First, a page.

Subculture vs Counterculture
“If there’s a legitimate indictment of the Church today, its that we’re subculture rather than counterculture.”
– Jay Howard, quoted by Daniel Rodesh in “Surviving the Subculture,” Sep/Oct 08 Issue of Relevant Magazine.
Let me explain a little the difference between subculture and counterculture. A subculture accepts the general norms of the society it is in; it attempts to be part of that society, but may have its own aspects, norms, additions. A counterculture rejects the ideas of the general society; their main purpose is to make a statement against what people view as the “norm,” and attempt to change it.
Should Christianity be subculture or counterculture?
Obviously Jay Howard, in the quote above, believes that being a subculture has been a negative thing in our society. I would have to say that it may be a negative thing now, but it probably wasn’t in our nation’s formative stages. Today our culture has rejected many of the values that Christianity brought to our society. In many ways they have rejected God’s truth for a lie. Homosexuality, excessive alcohol, promiscuity, which are all condemnable according to the Bible, have become common place, an accepted American way of life.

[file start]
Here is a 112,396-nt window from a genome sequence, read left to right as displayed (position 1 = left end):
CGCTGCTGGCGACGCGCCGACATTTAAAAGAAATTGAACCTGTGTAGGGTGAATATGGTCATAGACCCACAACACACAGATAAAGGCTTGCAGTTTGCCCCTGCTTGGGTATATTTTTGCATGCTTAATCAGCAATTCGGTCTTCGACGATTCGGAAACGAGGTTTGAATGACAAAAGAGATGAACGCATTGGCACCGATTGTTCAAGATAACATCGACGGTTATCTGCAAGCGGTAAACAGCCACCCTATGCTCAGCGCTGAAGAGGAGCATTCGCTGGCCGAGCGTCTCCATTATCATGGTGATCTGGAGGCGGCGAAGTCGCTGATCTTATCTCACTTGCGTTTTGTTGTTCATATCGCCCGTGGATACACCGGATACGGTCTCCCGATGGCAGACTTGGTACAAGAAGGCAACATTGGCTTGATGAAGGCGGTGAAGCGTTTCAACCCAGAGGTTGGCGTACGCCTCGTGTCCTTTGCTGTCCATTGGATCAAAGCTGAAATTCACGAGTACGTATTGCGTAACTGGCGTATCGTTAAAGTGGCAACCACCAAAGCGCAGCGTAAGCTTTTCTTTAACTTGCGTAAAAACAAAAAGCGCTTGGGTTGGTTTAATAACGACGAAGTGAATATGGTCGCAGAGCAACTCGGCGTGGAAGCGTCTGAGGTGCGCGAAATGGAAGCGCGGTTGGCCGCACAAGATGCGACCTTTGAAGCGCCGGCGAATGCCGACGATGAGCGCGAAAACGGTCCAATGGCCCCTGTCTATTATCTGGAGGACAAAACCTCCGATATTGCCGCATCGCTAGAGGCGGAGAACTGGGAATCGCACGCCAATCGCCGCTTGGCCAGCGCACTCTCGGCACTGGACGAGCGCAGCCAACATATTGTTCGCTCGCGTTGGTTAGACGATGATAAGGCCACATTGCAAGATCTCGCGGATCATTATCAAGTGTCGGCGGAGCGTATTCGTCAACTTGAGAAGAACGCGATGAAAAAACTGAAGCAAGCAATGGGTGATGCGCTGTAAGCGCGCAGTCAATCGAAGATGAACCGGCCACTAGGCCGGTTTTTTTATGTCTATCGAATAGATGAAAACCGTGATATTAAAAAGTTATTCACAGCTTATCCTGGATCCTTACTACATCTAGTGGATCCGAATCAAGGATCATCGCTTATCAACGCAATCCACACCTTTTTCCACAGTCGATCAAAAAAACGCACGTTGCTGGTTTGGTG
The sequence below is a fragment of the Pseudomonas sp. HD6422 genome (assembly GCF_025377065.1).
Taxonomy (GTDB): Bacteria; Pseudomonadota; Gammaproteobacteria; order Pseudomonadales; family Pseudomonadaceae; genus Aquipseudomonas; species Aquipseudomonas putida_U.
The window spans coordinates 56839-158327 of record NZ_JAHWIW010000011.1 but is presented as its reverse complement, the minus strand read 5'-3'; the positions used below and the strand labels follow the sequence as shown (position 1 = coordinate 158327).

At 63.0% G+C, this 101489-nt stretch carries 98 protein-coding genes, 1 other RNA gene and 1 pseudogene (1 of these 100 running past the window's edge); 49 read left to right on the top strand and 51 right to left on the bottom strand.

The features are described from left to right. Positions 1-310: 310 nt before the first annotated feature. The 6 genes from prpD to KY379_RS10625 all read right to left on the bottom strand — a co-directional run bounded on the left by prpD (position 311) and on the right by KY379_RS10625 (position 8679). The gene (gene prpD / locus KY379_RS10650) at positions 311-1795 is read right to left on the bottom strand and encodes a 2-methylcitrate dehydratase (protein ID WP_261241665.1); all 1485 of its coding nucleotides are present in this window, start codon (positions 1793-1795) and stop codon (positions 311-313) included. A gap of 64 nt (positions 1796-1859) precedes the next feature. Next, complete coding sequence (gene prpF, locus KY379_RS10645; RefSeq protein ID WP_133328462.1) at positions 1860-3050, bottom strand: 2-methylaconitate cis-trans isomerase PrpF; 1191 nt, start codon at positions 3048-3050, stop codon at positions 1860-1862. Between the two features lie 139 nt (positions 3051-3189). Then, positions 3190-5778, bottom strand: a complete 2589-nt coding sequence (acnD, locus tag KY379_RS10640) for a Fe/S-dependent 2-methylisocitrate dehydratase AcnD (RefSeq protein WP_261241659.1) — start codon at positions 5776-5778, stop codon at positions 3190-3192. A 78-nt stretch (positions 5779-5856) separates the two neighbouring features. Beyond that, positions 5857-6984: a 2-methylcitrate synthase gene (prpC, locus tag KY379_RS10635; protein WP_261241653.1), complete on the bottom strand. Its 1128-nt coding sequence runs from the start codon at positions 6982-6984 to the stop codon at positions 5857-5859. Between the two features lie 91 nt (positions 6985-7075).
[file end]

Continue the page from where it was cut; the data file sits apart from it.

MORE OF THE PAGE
In our earliest history Christianity as a subculture was just a way of saying that we were tolerant of others choosing to worship the way they wanted too. After all, our country was founded on such freedoms.
In many ways Christianity should be a counterculture, standing up to the things we see that we believe are morally and ethically wrong. Being counterculture is difficult. It takes a lot of work, and it makes a lot of people angry. But Christ said that if the world loves us, we are not true followers of His way. I think we should constantly be on the lookout for ways that we can challenge unTrue ideas that have become cultural norms. It is the way that we will show how we stand apart from the rest of our culture.
Filed under: 10 Minute Blogs | 3 Comments
Tags: American culture, Christianity, counterculture, cultural standards, culture norms, subculture